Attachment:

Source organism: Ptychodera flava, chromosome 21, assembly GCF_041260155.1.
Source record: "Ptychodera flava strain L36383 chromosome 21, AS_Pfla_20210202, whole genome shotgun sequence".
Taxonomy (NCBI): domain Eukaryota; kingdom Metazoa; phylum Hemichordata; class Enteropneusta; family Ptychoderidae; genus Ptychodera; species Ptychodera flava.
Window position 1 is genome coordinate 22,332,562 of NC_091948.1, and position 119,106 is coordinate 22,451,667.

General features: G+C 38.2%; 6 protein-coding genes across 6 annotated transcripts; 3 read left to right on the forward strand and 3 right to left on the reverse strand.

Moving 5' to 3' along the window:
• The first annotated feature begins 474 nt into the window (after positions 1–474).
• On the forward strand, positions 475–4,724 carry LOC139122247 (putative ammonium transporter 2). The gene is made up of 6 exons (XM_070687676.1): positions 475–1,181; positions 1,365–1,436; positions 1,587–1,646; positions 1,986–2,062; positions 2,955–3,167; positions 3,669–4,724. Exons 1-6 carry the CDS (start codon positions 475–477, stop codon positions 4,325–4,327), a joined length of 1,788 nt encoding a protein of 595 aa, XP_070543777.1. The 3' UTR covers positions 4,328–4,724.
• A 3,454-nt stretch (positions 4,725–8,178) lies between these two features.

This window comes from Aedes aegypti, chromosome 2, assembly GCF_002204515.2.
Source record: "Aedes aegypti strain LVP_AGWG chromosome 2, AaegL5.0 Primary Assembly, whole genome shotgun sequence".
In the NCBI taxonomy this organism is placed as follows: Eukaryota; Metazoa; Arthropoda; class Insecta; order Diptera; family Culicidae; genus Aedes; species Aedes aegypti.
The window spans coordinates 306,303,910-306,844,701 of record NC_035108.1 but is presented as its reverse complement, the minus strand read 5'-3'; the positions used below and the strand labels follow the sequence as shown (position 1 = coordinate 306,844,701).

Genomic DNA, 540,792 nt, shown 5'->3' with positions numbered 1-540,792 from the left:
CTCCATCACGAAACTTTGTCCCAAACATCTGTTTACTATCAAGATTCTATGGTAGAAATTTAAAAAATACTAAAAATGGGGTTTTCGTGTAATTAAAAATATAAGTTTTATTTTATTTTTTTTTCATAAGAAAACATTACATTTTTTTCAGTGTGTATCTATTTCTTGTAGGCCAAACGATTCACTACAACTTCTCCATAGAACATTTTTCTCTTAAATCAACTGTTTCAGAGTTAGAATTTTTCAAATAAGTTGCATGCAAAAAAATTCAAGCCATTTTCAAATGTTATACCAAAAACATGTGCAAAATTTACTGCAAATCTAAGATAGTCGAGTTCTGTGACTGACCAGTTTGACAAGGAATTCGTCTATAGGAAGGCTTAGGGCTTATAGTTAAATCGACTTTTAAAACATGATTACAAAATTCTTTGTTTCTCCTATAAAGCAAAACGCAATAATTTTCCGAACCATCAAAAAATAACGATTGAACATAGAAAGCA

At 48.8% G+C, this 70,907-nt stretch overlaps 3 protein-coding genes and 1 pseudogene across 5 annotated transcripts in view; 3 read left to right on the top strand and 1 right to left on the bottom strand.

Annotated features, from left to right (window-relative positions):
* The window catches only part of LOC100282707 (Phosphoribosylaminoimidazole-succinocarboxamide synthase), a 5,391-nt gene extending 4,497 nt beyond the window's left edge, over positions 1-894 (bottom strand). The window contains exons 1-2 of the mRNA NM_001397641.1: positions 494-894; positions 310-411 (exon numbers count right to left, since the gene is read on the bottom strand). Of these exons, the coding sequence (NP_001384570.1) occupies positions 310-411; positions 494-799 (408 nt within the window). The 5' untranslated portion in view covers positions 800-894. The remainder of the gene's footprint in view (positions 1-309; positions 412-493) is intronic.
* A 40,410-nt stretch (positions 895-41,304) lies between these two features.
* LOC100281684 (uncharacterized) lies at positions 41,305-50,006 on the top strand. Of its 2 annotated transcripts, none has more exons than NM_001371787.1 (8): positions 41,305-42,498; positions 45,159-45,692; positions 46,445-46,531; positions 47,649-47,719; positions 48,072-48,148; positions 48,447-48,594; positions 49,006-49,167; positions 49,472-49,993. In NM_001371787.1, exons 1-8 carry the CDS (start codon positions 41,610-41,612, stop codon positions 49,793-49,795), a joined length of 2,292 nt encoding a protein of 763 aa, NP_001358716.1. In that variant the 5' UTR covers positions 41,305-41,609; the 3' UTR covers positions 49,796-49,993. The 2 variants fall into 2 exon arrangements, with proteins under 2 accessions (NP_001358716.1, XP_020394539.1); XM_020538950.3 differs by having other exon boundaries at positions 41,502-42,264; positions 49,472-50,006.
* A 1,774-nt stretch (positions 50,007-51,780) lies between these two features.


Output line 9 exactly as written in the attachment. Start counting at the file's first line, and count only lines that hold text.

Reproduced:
• A 3,454-nt stretch (positions 4,725–8,178) lies between these two features.